Thoughts on Exercise Guilt
I read two spot on posts this past Thanksgiving:
1.) “Happy Thanksgiving! Today I’m thankful for family, friends, food, football, and fdeadlifts. I always do a hard workout Thanksgiving morning to make myself feel better about pigging out later, even though I obviously know that exercise can’t offset a bad diet. On Thanksgiving I convince myself that is does though, and I tell myself that if I do deadlifts, all the food I eat will magically turn to muscle and I’ll wake up jacked the next day. I also end the workout with like 30 seconds of cardio and convince myself that it will make it so I don’t gain any weight. I also wore sweats because it feels like you burn more calories and fat that way, even though that’s obviously not true either.”
A. Hilarious B. Accurate
2.) “I (don’t like) the culture around ‘earning’ your food..or, maybe worse, excessive exercise to punish yourself for indulging over the weekend. This isn’t how food works. And this mentality will lead to a poor relationship with food. Regardless if you exercise or not, the body needs calories to function. Some unpopular advice; PLAN for indulgence over the coming weeks and you won’t be setting yourself up for failure…..So please do that for yourself this weekend. Practice balance in your life. Then get back to the gym on Monday - not because you ate too much, but because the consistency of your routine is what’s going to get you to your goals much faster than harping on yourself about that extra slice of pie.”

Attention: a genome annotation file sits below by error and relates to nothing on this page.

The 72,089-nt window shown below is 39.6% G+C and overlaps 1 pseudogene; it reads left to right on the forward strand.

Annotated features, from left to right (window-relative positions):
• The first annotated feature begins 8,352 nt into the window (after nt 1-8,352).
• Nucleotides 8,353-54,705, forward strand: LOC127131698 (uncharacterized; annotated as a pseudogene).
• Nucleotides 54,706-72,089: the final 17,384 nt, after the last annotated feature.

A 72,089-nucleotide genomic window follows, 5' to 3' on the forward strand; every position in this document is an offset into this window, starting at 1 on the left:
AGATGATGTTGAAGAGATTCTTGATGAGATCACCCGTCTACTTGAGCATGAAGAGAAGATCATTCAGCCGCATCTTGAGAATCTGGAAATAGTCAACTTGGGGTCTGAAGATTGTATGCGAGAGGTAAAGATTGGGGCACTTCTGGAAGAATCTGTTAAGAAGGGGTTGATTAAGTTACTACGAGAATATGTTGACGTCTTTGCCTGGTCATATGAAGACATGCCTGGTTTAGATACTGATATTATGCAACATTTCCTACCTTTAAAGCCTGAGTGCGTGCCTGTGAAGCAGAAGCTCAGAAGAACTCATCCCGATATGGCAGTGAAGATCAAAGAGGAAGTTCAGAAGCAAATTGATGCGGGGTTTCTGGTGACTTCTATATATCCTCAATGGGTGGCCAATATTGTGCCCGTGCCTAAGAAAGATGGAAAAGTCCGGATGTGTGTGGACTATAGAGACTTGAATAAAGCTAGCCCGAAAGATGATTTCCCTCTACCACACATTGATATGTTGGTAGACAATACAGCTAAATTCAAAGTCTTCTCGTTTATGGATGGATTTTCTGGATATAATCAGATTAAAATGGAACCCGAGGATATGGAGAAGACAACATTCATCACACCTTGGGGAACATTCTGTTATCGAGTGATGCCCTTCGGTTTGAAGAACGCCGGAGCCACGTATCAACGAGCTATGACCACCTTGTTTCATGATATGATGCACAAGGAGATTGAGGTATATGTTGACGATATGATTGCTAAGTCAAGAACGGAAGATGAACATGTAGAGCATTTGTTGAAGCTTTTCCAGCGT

What I like about these posts is they address the other side of exercise/consumption: your mentality (which, to me, is half the battle). Below is my personal list of ideal and non-ideal reasons to exercise in no particular order:
Food for thought. Next time you go exercise, take a moment to think about the why behind it. If it lies within the second list, do what you can to shift your mindset into the first.
Stephanie Spoto, CSCS